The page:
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Patient Safety and Information Technology: Improving Information Technology’s Role in Providing Safer Care

Tuesday, May 23, 2017

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More than 15 years ago, the Institute of Medicine released two landmark reports that catalyzed efforts to improve patient safety and quality in the U.S. health care system. Both reports, To Err is Human: Building a Safer Health System and Crossing the Quality Chasm: A New Health System for the 21st Century, highlighted the critical role that health information technology (IT) plays in improving the safety and quality of health care.[1],[2]

Since that time, more than $36 billion in federal investments have been made in electronic health records with the goal of improving health and health care.[3] As a result of these investments, the vast majority of hospitals and physicians practicing in the United States are now using health IT.[4],[5]

Numerous studies have shown that health IT reduces medication errors, improves quality outcomes, and reduces the cost of care. However, there are instances in which health IT has the potential to create harm if not effectively developed, implemented, or used. Several steps have been taken by Congress, the executive branch, and the private sector to advance an oversight framework for health IT, but additional actions are needed.

Additional actions are needed to advance an oversight framework for health information technology. 

This report explores the intersection of patient safety and IT, assesses progress made, and makes policy recommendations for implementing a health IT framework that both protects patient safety and promotes innovation.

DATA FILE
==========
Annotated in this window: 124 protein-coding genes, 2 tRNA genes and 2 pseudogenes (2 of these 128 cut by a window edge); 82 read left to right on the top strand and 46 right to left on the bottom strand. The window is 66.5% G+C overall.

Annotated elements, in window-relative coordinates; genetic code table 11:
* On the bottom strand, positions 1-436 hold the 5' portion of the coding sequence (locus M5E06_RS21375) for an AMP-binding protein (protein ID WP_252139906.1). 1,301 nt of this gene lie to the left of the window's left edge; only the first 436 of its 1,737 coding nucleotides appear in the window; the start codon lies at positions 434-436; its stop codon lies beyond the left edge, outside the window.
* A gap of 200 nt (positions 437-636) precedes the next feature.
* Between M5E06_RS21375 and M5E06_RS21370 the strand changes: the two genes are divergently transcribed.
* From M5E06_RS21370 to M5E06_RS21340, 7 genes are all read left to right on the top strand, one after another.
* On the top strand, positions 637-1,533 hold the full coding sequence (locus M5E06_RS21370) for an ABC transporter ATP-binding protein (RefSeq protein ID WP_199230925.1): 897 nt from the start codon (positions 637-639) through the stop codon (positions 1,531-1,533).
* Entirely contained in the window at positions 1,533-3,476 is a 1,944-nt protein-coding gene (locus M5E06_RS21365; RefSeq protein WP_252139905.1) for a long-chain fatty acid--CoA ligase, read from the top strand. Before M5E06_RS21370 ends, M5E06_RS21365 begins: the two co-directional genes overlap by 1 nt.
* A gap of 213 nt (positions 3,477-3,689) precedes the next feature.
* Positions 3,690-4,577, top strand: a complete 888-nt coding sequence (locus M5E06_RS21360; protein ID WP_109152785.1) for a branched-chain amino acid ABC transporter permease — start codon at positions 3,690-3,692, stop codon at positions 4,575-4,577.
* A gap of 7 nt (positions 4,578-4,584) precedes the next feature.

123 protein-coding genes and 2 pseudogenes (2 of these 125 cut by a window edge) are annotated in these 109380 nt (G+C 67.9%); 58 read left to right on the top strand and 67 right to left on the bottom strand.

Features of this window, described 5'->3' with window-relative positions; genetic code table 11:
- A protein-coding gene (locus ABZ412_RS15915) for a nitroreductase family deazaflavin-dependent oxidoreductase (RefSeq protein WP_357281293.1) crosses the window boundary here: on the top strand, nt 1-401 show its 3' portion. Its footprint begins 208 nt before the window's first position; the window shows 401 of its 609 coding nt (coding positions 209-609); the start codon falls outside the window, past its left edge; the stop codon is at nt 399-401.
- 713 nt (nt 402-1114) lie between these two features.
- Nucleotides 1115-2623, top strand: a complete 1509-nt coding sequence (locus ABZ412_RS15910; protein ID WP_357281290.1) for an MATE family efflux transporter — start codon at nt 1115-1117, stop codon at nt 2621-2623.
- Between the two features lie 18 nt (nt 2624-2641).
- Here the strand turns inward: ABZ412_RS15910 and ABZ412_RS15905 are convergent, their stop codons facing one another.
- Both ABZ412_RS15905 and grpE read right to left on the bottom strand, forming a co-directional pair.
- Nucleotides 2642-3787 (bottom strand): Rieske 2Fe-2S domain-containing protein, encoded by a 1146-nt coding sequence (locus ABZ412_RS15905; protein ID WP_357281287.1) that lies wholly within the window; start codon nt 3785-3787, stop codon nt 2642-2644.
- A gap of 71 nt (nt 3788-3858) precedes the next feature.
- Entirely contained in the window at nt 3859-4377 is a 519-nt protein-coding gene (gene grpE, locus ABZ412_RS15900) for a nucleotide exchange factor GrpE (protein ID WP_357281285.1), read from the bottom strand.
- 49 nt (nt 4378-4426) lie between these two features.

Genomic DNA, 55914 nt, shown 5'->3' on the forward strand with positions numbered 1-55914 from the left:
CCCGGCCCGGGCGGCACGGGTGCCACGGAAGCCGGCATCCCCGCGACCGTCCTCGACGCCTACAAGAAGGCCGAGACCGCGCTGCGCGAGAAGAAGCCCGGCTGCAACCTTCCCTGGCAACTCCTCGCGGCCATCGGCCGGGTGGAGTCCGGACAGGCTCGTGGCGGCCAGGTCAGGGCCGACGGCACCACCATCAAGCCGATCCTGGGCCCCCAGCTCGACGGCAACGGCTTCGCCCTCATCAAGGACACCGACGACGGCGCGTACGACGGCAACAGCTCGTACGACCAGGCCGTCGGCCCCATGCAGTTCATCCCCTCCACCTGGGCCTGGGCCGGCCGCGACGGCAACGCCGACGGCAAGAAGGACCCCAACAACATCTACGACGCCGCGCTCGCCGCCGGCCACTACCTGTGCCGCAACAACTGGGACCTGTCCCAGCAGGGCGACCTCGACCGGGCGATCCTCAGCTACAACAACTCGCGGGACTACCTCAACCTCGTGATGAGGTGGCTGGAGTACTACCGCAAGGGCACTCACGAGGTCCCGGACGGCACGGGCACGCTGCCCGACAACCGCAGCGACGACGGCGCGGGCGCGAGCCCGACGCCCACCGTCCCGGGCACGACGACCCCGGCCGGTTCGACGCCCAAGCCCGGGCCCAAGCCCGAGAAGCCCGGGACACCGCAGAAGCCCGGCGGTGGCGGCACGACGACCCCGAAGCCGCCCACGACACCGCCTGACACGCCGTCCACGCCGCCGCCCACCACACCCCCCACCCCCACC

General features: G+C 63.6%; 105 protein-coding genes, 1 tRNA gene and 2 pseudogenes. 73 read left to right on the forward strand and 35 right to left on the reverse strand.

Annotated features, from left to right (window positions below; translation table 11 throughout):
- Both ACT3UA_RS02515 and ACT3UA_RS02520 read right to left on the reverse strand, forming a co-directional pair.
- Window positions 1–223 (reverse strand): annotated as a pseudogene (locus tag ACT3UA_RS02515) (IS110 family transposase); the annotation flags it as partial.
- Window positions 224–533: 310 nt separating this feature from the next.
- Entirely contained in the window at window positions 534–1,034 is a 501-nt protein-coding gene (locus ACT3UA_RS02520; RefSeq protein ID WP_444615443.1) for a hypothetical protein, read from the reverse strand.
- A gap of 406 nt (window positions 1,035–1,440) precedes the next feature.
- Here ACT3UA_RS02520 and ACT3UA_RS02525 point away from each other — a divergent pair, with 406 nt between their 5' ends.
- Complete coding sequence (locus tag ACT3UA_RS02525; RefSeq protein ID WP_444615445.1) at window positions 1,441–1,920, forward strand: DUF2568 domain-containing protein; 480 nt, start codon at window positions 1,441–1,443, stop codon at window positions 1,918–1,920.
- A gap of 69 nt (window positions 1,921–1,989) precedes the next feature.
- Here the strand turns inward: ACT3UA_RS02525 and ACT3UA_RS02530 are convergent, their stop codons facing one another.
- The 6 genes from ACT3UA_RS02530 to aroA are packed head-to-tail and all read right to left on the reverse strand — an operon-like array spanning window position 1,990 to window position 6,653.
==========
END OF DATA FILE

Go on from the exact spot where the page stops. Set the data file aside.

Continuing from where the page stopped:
A recap of BPC’s recommendations, outlined in more detail in the report, is provided below.

1. Launch a coordinated effort—supported by public and private sector funding—to set health IT safety priorities, drawing upon existing reporting and analysis efforts.

2. Accelerate the widespread dissemination of existing best practices that address priority health IT safety issues and coordinate efforts to address gaps. 

3. Continue to advance development and adoption of safety standards.

Listen to the podcast below for a discussion on the recommendations. 


[1] Institute of Medicine Committee on Quality of Health Care in America. Linda Kohn, Janet Corrigan, and Molla Donaldson, Editors. “To Err Is Human: Building a Safer Health System.” National Academy Press. 1999. Available at: http://www.nationalacademies.org/hmd/Reports/1999/To-Err-is-Human-Building-A-Safer-Health-System.aspx.
[2] Institute of Medicine Committee on Quality of Health Care in America. “Crossing the Quality Chasm: A New Health System for the 21st Century.” National Academy Press. 2001. Available at: https://www.nap.edu/catalog/10027/crossing-the-quality-chasm-a-new-health-system-for-the.
[3] Centers for Medicare and Medicaid Services. March 2017 EHR Incentive Program. 2017. Available at: https://www.cms.gov/Regulations-and-Guidance/Legislation/EHRIncentivePrograms/Downloads/March2017_Summary-Report.pdf.
[4] JaWanna Henry, Yuriy Pylypchuk, Talisha Searcy, and Vaishali Patel. “Adoption of Electronic Health Record Systems among U.S. Non-Federal Acute Care Hospitals: 2008-2015.” ONC Data Brief, no.35. Office of the National Coordinator for Health Information Technology: Washington D.C. May 2016. Available at: https://dashboard.healthit.gov/evaluations/data-briefs/non-federal-acute-care-hospital-ehr-adoption-2008-2015.php.
[5] Office of the National Coordinator for Health Information Technology. “Office-based Physician Electronic Health Record Adoption.” Health IT Quick-Stat, no.50. December 2016. Available at: https://dashboard.healthit.gov/quickstats/pages/physician-ehr-adoption-trends.php.

KEYWORDS: PATIENT SAFETY, HEALTH INNOVATION, HEALTH INTEROPERABILITY

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